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Piedmont Lithium has July deadline to give details on proposed Gaston County mine

A contractor for Piedmont Lithium drilled for core samples as the company tested for lithium deposits in northern Gaston County.
David Boraks
A contractor for Piedmont Lithium drilled as the company tested for lithium deposits in northern Gaston County in 2019.

A company seeking a state permit for a lithium mine in northern Gaston County has until mid-July to answer state regulators' questions about the project's potential environmental effects.

Piedmont Lithiumplans the mine and processing operation on 1,548 acres east of Cherryville. It expects to sell the lithium to electric vehicle battery makers, including Tesla.

Piedmont applied for the permit last year. The state Department of Environmental Quality sought additional information in a January letter. Many of the questions concern air and water quality, including details on pollutants to be discharged. Officials also have questions about an archaeological survey of cemeteries and historic sites in the area.

The $840 million project would include four open pits averaging 572 feet deep and require withdrawing up to 2.3 million gallons of water a day. The area currently is agricultural and residential, with several streams running through it. Piedmont says it has acquired or has contracts on most of the property.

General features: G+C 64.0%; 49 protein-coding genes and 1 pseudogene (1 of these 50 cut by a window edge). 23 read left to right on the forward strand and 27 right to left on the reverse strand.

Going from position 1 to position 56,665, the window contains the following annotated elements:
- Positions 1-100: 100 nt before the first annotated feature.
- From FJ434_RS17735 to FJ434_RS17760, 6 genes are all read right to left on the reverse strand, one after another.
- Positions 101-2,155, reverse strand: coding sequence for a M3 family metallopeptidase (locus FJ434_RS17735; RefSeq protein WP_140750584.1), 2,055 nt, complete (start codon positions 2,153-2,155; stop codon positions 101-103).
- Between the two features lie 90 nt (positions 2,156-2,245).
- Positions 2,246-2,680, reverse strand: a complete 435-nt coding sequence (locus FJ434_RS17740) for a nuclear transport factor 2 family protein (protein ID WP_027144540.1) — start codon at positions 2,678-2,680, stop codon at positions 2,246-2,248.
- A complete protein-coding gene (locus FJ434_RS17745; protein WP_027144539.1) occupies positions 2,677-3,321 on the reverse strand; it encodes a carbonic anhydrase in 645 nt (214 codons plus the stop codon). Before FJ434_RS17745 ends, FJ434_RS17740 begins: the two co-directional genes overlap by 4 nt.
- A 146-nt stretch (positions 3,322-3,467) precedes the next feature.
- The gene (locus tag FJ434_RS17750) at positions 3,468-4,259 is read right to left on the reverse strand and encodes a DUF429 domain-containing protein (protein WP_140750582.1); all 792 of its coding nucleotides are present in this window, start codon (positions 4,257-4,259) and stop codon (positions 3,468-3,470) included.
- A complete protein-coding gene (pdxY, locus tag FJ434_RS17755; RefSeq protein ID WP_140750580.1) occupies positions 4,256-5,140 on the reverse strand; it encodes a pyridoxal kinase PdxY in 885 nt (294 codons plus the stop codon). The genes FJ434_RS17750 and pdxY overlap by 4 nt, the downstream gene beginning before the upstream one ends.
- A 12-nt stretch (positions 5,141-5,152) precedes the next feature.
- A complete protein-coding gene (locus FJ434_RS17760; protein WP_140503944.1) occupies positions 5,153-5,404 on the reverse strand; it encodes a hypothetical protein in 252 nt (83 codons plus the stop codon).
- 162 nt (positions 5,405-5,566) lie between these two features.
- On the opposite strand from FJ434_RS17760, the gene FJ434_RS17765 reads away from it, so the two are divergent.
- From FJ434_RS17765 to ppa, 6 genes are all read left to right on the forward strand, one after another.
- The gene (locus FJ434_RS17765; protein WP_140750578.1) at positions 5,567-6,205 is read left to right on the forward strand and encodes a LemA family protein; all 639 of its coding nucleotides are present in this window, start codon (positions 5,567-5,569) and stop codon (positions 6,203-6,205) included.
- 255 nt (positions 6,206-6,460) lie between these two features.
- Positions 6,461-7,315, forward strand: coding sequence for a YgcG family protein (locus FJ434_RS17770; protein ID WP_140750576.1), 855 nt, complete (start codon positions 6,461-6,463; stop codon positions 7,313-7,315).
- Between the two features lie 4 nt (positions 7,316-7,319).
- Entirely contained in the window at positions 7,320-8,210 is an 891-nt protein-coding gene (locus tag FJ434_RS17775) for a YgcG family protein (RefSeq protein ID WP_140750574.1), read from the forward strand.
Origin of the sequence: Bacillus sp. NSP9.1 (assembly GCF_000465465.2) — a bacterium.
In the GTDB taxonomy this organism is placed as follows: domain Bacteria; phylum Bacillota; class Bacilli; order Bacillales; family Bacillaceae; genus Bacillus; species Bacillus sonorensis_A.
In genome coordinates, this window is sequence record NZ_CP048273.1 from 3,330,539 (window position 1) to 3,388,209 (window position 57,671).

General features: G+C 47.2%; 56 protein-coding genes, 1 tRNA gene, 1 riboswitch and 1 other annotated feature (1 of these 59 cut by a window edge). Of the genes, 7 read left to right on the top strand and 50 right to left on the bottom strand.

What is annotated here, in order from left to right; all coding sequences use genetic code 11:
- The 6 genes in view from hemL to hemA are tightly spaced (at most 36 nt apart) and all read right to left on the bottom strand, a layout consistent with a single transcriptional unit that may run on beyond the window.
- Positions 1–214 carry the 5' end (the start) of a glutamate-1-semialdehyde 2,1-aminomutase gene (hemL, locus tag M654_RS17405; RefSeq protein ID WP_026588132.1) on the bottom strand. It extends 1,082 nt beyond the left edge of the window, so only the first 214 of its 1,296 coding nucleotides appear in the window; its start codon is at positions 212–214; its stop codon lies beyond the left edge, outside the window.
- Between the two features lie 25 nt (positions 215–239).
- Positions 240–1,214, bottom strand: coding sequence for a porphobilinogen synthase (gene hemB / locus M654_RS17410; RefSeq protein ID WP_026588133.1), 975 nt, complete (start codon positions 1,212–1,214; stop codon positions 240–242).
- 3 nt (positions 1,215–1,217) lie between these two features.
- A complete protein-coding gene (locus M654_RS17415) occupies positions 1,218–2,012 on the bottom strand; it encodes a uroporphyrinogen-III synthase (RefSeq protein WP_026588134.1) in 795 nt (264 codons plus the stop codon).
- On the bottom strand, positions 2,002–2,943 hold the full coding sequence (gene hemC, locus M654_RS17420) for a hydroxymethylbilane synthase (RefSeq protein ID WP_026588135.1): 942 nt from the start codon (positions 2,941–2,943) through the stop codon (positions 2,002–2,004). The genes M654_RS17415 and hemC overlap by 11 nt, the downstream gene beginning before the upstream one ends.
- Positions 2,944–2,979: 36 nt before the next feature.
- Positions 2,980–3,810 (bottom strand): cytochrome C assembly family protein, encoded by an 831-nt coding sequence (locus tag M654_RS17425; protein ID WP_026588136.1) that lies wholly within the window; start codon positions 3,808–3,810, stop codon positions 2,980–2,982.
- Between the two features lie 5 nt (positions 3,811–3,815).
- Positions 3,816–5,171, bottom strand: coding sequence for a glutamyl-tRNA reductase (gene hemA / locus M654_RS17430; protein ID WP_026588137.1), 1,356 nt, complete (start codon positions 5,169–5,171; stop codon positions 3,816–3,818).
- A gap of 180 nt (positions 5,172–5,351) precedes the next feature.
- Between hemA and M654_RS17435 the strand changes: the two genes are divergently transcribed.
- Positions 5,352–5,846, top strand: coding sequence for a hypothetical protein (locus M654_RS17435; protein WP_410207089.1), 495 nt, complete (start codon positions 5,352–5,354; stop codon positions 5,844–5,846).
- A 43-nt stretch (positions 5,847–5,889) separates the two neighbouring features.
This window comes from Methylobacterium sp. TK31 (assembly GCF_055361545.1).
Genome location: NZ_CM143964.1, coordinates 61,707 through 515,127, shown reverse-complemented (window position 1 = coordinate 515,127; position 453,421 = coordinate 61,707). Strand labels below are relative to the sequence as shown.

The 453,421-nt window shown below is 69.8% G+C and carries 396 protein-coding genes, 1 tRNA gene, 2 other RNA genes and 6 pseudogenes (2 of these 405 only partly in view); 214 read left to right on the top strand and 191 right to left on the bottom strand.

The 20-year state mining permit would require Piedmont to clean up and restore the site after mining ends. Piedmont says in its application that it expects to turn two of the four pits into 390-foot deep lakes. The other two would be filled and replanted.

If Piedmont's replies satisfy regulators, a decision on the permit could come by mid-August. Or regulators could request more information.

A Piedmont spokeswoman says the company is waiting for the mining permit before it pursues the next major hurdle: a county rezoning vote.

Last year, county commissioners ordered a moratorium on new mines so they could develop zoning rules for the project. Those rules were approved in September. So far, most county commissioners have been cool to the idea.

This story originally appeared in WFAE's weekly Climate newsletter, which is published Thursdays. Subscribe at https://www.wfae.org/climate-newsletter-signup.

Support for WFAE's climate coverage comes from our members, the Salamander Fund of the Triangle Community Foundation and the l Earth Fund, dedicated to improving local reporting on our changing climate.

David Boraks previously covered climate change and the environment for WFAE. See more at www.wfae.org/climate-news. He also has covered housing and homelessness, energy and the environment, transportation and business.